Robert Smirke (architect)

Sir Robert Smirke (1781-18 April 1876) was an English architect.


Smirke was the son of portrait painter Robert Smirke, and studied architecture as a pupil of classical architect John Soane in 1796, the same year he commenced his studies at the Royal Academy. He also studied and travelled in southern Europe for several years.

Smirke designed public buildings in the classical style, among the most famous being those still standing in London, including:
* the Royal Mint, Tower Hill (1809);
* the main block and facade of the British Museum, Bloomsbury (1823-31);
* the Royal College of Physicians building in Trafalgar Square (now known as Canada House) (1824-27);
* the east wing of Somerset House, and the adjacent King's (formerly Smirke) Building of King's College London, on the Strand (1831).

Of those no longer extant, he also designed:
* the second incarnation of the Covent Garden Theatre, now the Royal Opera House (1808-9, but destroyed by fire in 1857),
* the General Post Office building in St Martins-le-Grand in the City of London (1825-1829, but demolished c. 1910).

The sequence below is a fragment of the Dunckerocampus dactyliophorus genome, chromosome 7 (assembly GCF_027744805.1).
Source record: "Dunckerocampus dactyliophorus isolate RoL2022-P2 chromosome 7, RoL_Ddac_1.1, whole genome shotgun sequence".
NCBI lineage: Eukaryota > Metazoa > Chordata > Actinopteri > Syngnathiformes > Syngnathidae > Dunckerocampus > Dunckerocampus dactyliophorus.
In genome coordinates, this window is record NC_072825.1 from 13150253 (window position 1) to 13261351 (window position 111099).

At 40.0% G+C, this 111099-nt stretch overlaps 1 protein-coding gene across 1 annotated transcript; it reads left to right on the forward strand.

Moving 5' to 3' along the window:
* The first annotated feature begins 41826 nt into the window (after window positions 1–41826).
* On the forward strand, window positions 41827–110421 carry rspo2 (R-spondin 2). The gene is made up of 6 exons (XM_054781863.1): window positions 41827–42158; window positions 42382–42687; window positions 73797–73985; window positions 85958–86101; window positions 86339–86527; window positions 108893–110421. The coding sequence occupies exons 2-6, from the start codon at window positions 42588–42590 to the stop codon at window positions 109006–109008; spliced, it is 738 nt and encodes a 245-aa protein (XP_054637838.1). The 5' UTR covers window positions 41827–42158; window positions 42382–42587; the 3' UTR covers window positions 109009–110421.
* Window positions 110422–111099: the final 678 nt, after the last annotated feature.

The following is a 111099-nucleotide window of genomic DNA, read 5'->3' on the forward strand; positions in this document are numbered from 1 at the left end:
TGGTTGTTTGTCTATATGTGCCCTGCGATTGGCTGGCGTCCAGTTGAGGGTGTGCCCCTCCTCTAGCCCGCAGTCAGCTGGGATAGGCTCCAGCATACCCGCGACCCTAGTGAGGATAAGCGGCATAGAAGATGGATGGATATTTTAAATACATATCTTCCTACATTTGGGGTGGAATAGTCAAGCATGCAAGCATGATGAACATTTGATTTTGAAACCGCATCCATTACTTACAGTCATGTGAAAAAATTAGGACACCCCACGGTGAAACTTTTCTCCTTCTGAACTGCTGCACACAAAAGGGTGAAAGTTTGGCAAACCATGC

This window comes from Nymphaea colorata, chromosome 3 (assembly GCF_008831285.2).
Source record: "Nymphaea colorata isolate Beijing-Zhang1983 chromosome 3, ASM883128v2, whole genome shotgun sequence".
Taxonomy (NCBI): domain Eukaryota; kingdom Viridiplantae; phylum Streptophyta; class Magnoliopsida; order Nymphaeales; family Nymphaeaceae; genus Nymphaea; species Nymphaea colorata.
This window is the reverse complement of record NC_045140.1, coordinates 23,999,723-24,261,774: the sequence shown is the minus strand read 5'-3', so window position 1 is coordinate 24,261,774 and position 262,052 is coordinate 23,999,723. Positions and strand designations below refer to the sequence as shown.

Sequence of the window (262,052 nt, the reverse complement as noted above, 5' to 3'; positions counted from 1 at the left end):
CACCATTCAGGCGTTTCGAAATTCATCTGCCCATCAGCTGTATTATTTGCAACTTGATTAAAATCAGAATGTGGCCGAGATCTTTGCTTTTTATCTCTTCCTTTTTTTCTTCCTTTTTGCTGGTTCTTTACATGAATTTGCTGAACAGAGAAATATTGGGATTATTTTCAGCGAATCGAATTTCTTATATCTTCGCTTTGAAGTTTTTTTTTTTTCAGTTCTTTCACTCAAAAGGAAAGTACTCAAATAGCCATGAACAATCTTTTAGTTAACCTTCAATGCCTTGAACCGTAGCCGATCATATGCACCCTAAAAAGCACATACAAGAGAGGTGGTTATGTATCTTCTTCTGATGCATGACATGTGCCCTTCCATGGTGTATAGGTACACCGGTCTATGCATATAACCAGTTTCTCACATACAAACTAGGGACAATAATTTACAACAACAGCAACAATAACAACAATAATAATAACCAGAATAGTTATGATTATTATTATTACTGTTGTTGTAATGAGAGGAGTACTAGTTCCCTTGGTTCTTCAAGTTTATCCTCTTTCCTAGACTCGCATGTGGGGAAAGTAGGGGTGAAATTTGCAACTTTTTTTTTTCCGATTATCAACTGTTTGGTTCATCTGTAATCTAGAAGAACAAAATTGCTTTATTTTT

His buildings outside London included the Shire Halls of Gloucester, Shrewsbury, Hereford and the Old Council House, Bristol.

Domestic buildings include alterations to Luton Hoo, Bedfordshire, and Hardwicke Court, near Gloucester. His domestic buildings in the neo-Gothic style include Lowther Castle in Cumbria, his first job in 1806 when he was 25, and Eastnor Castle, Ledbury, Herefordshire, designed in the early 19th century.

Together with John Nash and Sir John Soane, he became official architect to the Office of Works in 1813. He advised the Parliamentary Commissioners on the building of new Churches from 1818 onwards, contributing four himself, including St George, Brandon Hill in Bristol.

He was knighted in 1832, and received the RIBA Royal Gold Medal for Architecture in 1853.

His brothers were also notable - Sydney Smirke was also an architect, best known for the circular reading room at the British Museum, and Edward Smirke was a lawyer and antiquarian.

Robert Smirke lived at 81 Charlotte Street, London. A blue plaque commemorating his residence is situated on the exterior of the building. He died in Cheltenham on 18 April 1867.


* H.M. Colvin, "A Biographical Dictionary of British Architects, 1600-1840" (1997) ISBN 0-300-07207-4

External links

* [ Smirke's work in Cumbria]
* [ Eastnor Castle, designed by Robert Smirke]

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